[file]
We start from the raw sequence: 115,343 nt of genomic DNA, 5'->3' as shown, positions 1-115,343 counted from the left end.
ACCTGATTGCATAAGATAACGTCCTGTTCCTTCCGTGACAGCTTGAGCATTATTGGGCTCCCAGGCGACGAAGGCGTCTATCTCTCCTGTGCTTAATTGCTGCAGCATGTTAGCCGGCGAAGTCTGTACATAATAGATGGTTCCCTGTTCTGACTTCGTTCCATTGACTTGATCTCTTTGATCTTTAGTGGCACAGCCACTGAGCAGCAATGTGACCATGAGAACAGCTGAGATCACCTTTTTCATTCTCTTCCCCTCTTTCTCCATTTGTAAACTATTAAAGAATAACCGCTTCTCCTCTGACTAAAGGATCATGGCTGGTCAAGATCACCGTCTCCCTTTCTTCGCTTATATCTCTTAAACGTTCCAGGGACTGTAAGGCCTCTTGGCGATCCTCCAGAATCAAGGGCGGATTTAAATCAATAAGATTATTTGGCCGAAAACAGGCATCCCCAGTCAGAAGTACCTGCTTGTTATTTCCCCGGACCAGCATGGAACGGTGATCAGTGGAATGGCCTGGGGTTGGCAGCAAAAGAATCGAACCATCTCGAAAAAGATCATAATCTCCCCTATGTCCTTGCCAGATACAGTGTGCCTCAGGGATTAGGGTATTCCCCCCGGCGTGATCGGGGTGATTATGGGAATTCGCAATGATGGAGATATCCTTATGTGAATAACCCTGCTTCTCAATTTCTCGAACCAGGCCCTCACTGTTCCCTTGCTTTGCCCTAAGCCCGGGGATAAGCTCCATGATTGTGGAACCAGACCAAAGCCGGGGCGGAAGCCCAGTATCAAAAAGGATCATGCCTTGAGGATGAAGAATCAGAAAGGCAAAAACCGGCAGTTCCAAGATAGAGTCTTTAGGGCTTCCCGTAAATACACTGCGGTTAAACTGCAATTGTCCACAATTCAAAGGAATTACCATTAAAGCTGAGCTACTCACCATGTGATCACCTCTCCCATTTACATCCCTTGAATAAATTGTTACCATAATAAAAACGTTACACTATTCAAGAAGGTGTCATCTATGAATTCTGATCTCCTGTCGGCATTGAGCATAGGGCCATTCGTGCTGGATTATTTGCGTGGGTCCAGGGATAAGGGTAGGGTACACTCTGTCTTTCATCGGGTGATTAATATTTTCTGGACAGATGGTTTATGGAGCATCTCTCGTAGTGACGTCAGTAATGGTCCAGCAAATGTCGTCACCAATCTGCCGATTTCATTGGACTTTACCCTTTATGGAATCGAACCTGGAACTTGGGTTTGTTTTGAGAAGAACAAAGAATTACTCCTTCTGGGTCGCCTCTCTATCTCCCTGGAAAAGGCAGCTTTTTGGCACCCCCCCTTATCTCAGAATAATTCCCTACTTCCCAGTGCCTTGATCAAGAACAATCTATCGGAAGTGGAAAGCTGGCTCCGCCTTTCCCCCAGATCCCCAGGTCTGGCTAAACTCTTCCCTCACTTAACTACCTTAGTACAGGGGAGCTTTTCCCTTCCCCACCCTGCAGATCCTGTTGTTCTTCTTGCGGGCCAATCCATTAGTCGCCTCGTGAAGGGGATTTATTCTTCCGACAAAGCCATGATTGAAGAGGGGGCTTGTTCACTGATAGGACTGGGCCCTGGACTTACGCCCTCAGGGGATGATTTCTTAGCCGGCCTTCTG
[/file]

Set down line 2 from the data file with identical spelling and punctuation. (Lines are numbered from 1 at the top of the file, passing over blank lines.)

ACCTGATTGCATAAGATAACGTCCTGTTCCTTCCGTGACAGCTTGAGCATTATTGGGCTCCCAGGCGACGAAGGCGTCTATCTCTCCTGTGCTTAATTGCTGCAGCATGTTAGCCGGCGAAGTCTGTACATAATAGATGGTTCCCTGTTCTGACTTCGTTCCATTGACTTGATCTCTTTGATCTTTAGTGGCACAGCCACTGAGCAGCAATGTGACCATGAGAACAGCTGAGATCACCTTTTTCATTCTCTTCCCCTCTTTCTCCATTTGTAAACTATTAAAGAATAACCGCTTCTCCTCTGACTAAAGGATCATGGCTGGTCAAGATCACCGTCTCCCTTTCTTCGCTTATATCTCTTAAACGTTCCAGGGACTGTAAGGCCTCTTGGCGATCCTCCAGAATCAAGGGCGGATTTAAATCAATAAGATTATTTGGCCGAAAACAGGCATCCCCAGTCAGAAGTACCTGCTTGTTATTTCCCCGGACCAGCATGGAACGGTGATCAGTGGAATGGCCTGGGGTTGGCAGCAAAAGAATCGAACCATCTCGAAAAAGATCATAATCTCCCCTATGTCCTTGCCAGATACAGTGTGCCTCAGGGATTAGGGTATTCCCCCCGGCGTGATCGGGGTGATTATGGGAATTCGCAATGATGGAGATATCCTTATGTGAATAACCCTGCTTCTCAATTTCTCGAACCAGGCCCTCACTGTTCCCTTGCTTTGCCCTAAGCCCGGGGATAAGCTCCATGATTGTGGAACCAGACCAAAGCCGGGGCGGAAGCCCAGTATCAAAAAGGATCATGCCTTGAGGATGAAGAATCAGAAAGGCAAAAACCGGCAGTTCCAAGATAGAGTCTTTAGGGCTTCCCGTAAATACACTGCGGTTAAACTGCAATTGTCCACAATTCAAAGGAATTACCATTAAAGCTGAGCTACTCACCATGTGATCACCTCTCCCATTTACATCCCTTGAATAAATTGTTACCATAATAAAAACGTTACACTATTCAAGAAGGTGTCATCTATGAATTCTGATCTCCTGTCGGCATTGAGCATAGGGCCATTCGTGCTGGATTATTTGCGTGGGTCCAGGGATAAGGGTAGGGTACACTCTGTCTTTCATCGGGTGATTAATATTTTCTGGACAGATGGTTTATGGAGCATCTCTCGTAGTGACGTCAGTAATGGTCCAGCAAATGTCGTCACCAATCTGCCGATTTCATTGGACTTTACCCTTTATGGAATCGAACCTGGAACTTGGGTTTGTTTTGAGAAGAACAAAGAATTACTCCTTCTGGGTCGCCTCTCTATCTCCCTGGAAAAGGCAGCTTTTTGGCACCCCCCCTTATCTCAGAATAATTCCCTACTTCCCAGTGCCTTGATCAAGAACAATCTATCGGAAGTGGAAAGCTGGCTCCGCCTTTCCCCCAGATCCCCAGGTCTGGCTAAACTCTTCCCTCACTTAACTACCTTAGTACAGGGGAGCTTTTCCCTTCCCCACCCTGCAGATCCTGTTGTTCTTCTTGCGGGCCAATCCATTAGTCGCCTCGTGAAGGGGATTTATTCTTCCGACAAAGCCATGATTGAAGAGGGGGCTTGTTCACTGATAGGACTGGGCCCTGGACTTACGCCCTCAGGGGATGATTTCTTAGCCGGCCTTCTG